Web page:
I love your work but I am concerned about your stance on global climate change. I strongly believe in reducing energy usage across the board. However, I am afraid that the CO2 warming models may become the next cold fusion scientific boondoggle.

I have developed mathematical models and understand how susceptible they are to bias, especially in trying to model the incredibly complex nature of the Earth's temperature. In addition, data input is absolutely critical and the land-based temperature readings may very well be biased towards an upward trend.

My scientific judgement says that we cannot in anyway assume that controlling CO2 release is going to lessen global warming. The cost to contain CO2 will be enormous considering the great uncertainty that CO2 levels are really a critical factor.

Imagine what will happen to scientific credibility if temperatures start cooling as we spend billions fighting a boondoggle. Don't assume the global warming theorists are correct, especially when dissenting voices are being pushed aside without thought.

CKMichaelson said...

geparry - I am part of the reality based world. I did not arrive at an acceptace of global warming casually. My undergraduate major was physics. Of my four children 3 are PhD scientists; the 4th is a wayward PhD math maven. It takes a fair level of proof to get all of us to agree around the dinner table. There is no scientific basis to challenge the overall global warming concepts.

It is an essential foundation of this blog and I believe it is the most serious long term threat facing us.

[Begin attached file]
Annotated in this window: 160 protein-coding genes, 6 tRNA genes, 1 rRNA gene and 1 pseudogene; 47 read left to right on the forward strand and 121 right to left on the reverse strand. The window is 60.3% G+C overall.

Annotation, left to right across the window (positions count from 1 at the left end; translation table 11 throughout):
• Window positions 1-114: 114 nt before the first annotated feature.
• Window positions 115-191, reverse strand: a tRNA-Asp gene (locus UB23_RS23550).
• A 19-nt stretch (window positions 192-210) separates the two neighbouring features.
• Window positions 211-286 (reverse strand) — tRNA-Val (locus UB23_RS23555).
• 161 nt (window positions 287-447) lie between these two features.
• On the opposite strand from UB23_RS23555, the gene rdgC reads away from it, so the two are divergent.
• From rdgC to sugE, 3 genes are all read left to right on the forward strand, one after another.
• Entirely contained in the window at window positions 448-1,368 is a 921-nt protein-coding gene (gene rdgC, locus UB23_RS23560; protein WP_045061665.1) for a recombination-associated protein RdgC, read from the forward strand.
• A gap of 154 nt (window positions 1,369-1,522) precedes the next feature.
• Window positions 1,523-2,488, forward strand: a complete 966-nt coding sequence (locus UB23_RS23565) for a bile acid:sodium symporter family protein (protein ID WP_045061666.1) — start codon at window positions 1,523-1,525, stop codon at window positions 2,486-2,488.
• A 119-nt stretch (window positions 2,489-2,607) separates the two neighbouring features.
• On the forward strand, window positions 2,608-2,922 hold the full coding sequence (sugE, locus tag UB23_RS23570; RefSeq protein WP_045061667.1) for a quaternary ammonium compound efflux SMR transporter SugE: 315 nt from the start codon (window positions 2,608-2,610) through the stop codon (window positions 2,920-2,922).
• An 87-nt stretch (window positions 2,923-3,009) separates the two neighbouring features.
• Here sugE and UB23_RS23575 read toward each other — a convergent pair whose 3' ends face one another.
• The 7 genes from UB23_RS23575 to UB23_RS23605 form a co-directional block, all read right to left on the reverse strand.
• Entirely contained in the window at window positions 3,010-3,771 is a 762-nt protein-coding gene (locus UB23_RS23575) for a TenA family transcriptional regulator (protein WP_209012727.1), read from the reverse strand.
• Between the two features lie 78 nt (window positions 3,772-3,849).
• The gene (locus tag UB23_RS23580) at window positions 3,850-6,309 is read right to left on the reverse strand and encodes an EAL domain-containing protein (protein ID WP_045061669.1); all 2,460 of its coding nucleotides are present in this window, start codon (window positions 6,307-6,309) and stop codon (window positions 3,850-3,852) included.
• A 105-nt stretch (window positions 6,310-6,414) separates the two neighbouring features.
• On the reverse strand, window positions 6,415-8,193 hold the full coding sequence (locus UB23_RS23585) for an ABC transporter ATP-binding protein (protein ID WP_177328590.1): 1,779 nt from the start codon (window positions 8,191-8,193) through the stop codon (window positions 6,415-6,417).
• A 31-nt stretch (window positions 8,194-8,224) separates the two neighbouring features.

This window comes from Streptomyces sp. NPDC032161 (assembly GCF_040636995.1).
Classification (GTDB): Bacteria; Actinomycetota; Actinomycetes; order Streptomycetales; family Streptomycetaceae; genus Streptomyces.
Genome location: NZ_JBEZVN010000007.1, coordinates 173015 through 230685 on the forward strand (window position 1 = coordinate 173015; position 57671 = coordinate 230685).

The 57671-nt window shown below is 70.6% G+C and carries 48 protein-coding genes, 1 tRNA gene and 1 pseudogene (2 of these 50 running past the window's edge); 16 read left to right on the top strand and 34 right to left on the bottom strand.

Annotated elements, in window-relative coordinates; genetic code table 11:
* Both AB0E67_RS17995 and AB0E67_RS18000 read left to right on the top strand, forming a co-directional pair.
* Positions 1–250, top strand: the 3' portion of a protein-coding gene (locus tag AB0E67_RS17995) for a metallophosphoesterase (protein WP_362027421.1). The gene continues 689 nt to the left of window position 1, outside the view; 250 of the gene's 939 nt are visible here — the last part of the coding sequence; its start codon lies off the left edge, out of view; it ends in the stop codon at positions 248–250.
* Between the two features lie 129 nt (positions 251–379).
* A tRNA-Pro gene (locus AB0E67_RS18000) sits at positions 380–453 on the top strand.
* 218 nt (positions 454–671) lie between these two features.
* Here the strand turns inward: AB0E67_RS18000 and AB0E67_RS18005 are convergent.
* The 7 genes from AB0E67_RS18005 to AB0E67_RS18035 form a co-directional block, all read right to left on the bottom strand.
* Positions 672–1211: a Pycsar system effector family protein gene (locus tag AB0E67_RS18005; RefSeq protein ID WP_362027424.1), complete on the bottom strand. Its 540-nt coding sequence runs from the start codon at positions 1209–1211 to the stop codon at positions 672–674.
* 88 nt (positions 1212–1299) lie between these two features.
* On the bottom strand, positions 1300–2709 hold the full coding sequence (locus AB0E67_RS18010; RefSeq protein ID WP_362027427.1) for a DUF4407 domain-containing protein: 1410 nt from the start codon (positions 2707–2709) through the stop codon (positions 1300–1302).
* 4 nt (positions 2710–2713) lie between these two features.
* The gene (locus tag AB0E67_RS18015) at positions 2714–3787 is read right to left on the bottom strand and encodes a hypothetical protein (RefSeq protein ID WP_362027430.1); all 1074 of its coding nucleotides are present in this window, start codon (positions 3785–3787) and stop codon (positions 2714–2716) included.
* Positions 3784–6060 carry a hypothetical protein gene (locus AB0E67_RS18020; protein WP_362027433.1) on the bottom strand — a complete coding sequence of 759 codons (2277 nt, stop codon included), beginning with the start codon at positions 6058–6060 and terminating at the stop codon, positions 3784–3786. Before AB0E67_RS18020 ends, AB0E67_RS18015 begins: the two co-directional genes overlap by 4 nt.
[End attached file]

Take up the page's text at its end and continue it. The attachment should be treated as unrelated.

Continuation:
A second foundational belief is that peak oil is a more immediate and equally serious challenge to our civilization.

And the third boogeyman in this corner is the absolute conviction that there are too damned many people on the earth and a great many of them are going to be asked to leave.

geparry said...

I agree that energy is the single greatest challenge that this world faces and one that has been ignored to the great detriment of us all. We need an immediate, massive program to start conserving energy.

I also agree that there are too many people on this earth for all of us to enjoy the expected standard of living and something is going to give.

I have told my children that life is going to change and that our standard of living will fall. I commend you for sharing your views to try and prepare others for the enevitable.

Nevertheless, I see holes in the global warming theory and I am therefore skeptical, but at the same time open minded enough to admit it may be correct. I think we will know for sure within the next 5-10 years and like I said, this will be a tragedy that will set back public acceptance of science if the global warming theory falls on its face.

CKMichaelson said...

geparry - We're pretty much in agreement - except what public acceptance of science are you talking about? I just read a Pew survey today that said only 32% of Americans accept Evolution - the most rigidly tested scientific theory we have. Only 40% accept global warming - and it too is very tested and accepted by at least 85% of the scientific community (and 99.6% of those in the relevant fields).

Save us from the great unwashed - the best argument against democracy are its practicioners.

I know, scientists have been wrong before. That's the beauty of science - it makes progress by being found to be wrong. Unlike me.

Jim said...

I believe AGW is real, but obviously it is too complicated an issue to know with certainty. But there must be some truth to it, otherwise it wouldn't be an issue.

The real issue is risk management. It's a lose-lose situation. If the GW proponents are wrong (and we commit to stopping it), then there are huge time/money losses and loss of credibility for science. If GW denialists are wrong (and we make no commitment), well......